Hepatitis C


Hepatitis C is an infection caused by hepatitis C virus and causes inflammation of the liver and may sometimes lead to serious liver damage. The virus spreads through contaminated blood.

Most people with the HC virus do not know they have it because it causes few or no symptoms at all.

World Health Organization reports that an estimate of 71 million individuals has chronic hepatitis C infection with the majority of them developing cirrhosis or liver cancer. About 339,000 individuals die annually from hepatitis C, mostly from hepatocellular carcinoma and cirrhosis.

In Kenya, medical researchers from KEMRI and different universities in Kenya conducted a study to substantiate the prevalence of hepatitis A to E involved 389 patients with jaundice at 4 hospitals. They are Kenyatta National Hospital, Moi Teaching and Referral Hospital, Coast General Hospital, and New Nyanza Provincial General Hospital in Kisumu in 2017.

The findings indicate that 3.9% of the samples collected were positive for Hepatitis C. When the positives were confirmed, none of the participants indicated exposure to the virus which means that they did not have active infection.


The incubation period for HC infection is 2 weeks to 6 months. After the initial infection, about 80% of individuals do not exhibit any signs or symptoms. People who are acutely symptomatic may show the following symptoms:

  • Decreased appetite
  • Fever
  • Nausea
  • Fatigue
  • Abdominal pain
  • Grey-colored faeces
  • Vomiting
  • Dark urine
  • Joint pain
  • Jaundice
  • Itchy skin
  • Weight loss
  • Swelling legs
  • Spider-like blood vessels on the skin
  • Fluid buildup in the abdomen (ascites)


Hepatitis C infection is caused by hepatitis C virus. However, the virus spreads or is transmitted through the body fluids or blood of an infected person. You are likely to catch it from (RISK FACTORS):

  • Having unprotected sex with an infected person
  • Having sex if you have STD, several partners, an HIV infection, or rough sex
  • Being stuck by infected needles
  • Sharing personal care items such as razor blades, toothbrushes, and nail clippers
  • Getting a piercing or tattoo with unclean equipment   

The following are myths that CANNOT cause hepatitis C infection:

  • Coughing
  • Breastfeeding (unless nipples are bleeding or cracked)
  • Hugging
  • Holding hands
  • Sharing eating utensils
  • Kissing
  • Sneezing
  • Sharing food or drink
  • Casual contact


Hepatitis C infection that persists for many years can cause significant complications such as:

  • Liver cancer: A small number of individuals with HCV may develop liver cancer.
  • Scarring of the Liver (Cirrhosis): This may occur after two or three decades of hepatitis C infection.
  • Liver failure: Advanced cirrhosis may lead to a dysfunctional liver.


 The doctor will ask you about your symptoms and whether or not they exist, he or she will proceed with the following tests:

  • Anti-HCV antibodies: These are proteins that the body produces when it finds HCV in your bloodstream. They normally appear after 20 weeks of infection. Once they exist, the doctor will suspect you have the virus and will proceed to the next test.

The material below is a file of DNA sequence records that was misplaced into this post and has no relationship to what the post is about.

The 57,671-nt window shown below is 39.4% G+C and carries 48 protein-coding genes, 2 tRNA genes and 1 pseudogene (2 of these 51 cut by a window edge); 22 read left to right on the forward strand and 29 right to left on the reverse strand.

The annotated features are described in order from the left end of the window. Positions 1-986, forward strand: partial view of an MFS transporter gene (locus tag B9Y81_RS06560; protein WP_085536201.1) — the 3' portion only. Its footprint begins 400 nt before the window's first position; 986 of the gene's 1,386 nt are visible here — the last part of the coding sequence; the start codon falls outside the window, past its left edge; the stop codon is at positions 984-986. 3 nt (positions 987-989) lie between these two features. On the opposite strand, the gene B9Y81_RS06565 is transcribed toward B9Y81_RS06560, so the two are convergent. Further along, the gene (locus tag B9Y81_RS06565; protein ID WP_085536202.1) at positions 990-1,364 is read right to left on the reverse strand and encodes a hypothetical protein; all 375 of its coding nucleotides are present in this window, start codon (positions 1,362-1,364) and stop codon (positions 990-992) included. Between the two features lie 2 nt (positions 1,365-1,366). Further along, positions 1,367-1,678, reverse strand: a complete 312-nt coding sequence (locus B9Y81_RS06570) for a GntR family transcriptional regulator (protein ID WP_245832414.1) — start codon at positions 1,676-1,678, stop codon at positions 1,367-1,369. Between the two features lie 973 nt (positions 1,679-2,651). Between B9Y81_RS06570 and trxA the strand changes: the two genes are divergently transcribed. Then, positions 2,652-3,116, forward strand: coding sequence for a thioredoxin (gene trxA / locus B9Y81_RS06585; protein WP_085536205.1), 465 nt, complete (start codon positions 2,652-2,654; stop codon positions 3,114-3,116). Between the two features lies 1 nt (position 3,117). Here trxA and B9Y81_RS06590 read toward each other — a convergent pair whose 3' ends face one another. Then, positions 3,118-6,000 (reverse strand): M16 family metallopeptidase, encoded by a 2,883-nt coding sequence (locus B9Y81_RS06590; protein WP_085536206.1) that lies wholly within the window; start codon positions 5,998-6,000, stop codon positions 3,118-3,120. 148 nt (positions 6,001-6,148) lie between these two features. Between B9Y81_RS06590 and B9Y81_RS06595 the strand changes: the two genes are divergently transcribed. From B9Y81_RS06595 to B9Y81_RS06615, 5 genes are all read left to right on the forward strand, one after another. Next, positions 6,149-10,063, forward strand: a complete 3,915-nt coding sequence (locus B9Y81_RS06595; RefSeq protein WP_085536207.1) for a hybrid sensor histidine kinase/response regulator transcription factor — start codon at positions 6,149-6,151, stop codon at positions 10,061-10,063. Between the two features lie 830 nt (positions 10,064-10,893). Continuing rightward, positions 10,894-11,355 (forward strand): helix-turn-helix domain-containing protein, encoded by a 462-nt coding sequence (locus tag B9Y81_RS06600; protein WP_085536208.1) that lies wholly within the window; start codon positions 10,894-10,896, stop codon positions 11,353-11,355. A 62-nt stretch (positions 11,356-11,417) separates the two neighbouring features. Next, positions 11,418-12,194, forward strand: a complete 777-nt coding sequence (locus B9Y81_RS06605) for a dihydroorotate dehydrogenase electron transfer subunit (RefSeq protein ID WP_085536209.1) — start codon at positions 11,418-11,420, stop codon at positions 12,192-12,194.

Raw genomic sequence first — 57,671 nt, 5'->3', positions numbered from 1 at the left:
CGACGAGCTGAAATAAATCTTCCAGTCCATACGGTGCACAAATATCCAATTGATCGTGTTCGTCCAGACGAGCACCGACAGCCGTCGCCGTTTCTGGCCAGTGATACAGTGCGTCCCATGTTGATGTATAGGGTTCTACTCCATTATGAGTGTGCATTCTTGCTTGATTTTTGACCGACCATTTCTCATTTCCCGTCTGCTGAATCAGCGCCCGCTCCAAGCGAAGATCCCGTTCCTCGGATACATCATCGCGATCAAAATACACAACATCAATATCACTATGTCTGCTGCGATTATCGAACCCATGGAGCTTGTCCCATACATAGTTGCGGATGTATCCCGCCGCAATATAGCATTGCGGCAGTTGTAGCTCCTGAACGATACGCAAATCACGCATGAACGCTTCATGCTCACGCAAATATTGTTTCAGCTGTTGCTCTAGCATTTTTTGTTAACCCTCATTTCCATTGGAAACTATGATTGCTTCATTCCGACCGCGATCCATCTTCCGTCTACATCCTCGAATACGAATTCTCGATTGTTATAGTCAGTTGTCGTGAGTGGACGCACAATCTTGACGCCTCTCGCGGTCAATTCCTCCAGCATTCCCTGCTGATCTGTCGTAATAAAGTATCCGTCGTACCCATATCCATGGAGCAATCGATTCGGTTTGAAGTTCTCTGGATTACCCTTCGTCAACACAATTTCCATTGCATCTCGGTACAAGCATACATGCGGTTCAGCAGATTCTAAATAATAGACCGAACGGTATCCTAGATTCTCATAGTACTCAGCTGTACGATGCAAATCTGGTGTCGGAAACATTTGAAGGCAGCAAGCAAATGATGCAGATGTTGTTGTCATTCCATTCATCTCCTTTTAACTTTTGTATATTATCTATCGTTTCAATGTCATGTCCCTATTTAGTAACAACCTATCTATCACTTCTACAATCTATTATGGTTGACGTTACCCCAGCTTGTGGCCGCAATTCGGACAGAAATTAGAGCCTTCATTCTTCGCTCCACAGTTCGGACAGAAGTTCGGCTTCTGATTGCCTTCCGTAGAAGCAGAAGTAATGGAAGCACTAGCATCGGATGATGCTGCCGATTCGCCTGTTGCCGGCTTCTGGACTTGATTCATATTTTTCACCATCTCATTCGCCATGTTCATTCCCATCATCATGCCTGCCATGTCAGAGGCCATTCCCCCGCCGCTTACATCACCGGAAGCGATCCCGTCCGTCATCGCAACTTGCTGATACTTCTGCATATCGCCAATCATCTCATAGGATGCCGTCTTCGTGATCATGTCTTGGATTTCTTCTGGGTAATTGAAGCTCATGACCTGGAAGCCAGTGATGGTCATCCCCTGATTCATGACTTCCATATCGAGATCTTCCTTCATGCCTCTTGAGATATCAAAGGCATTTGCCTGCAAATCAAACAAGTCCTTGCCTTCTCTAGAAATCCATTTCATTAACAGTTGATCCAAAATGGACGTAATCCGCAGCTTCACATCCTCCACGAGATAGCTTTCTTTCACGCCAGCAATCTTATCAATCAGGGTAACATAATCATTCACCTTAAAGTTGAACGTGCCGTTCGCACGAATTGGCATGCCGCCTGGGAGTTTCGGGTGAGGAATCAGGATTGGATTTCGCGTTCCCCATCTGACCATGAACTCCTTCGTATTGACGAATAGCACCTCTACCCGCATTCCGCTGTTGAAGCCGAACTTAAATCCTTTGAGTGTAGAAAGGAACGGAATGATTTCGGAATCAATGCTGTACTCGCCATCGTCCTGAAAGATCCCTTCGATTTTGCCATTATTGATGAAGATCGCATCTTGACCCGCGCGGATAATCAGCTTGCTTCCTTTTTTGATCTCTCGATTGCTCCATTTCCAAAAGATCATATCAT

• HCV RNA: This is the measure of the number of viral RNA particles in your bloodstream. They show up between 1 and 2 weeks of infection. As part of the diagnosis process, the doctor may also conduct the following.
  • Liver Function Tests: They measure enzyme and protein levels that normally increase 7 to 8 weeks of HCV infection.


Unlike hepatitis A and B that have no treatment and depend on vaccination, hepatitis C does not have vaccination but has treatment.

There is no recommended treatment for acute hepatitis C other than lifestyle changes but if the condition turns into a chronic hepatitis C infection, the following medications are available:

  • Daclastasvir (Daklinza): It is a pill taken once every day alongside sofosbuvir for 12 weeks.
  • Sofosbuvir-velpatasvir (Epclusa): It is a daily pill taken for 12 weeks and cures the disease 99%.
  • Glecaprevir and pibrentasvir (Mavyret): It is also daily pills (3 tablets/day) taken for 8 weeks
  • Peginterferon (Pagasys): Taken as a shot under the skin once a week for 12 to 24 weeks
  • Ribavirin: It comes as a table, liquid, or capsule and is taken with food twice a day for 24 to 48 weeks.
  • Sofosbuvir (Sovaldi) with interferon and ribavirin: Taken at the same time once every day for 12-24 weeks.
  • Ombitasvir-paritaprevir (Technivie): Taken by mouth mostly alongside ribavirin.
  • Ombitasvir-paritaprevir-dasabuvir-ritonavir (Viekira Pack): It is a combo of pills; two taken once a day and one taken twice with meals for 12 to 24 weeks.
  • Vosevi: It is a combination of pills approved for treating adults with chronic HCV with or without cirrhosis.
  • Elbasvir-grazoprevir (Zepatier): Taken once daily and is very effective as it has cured 97% of those treated.

Note that most of these medications have side effects that range from mild to severe effects. They include hair loss, headache, depression, trouble thinking, low blood counts, nervousness, flu-like symptoms, and fatigue.

Make sure you use them under prescription and close monitoring by the doctor.


  • Do not share syringes, needles, or other equipment when injecting drugs
  • Use condom every time you have sex
  • Be careful if you get a tattoo, manicure, or body piercing because the equipment used might have an infected person’s blood on it.
  • Do not share personal items such as razors

For more information on treatment, speak to a doctor, or get access to a hospital near you through the Uzima Health App.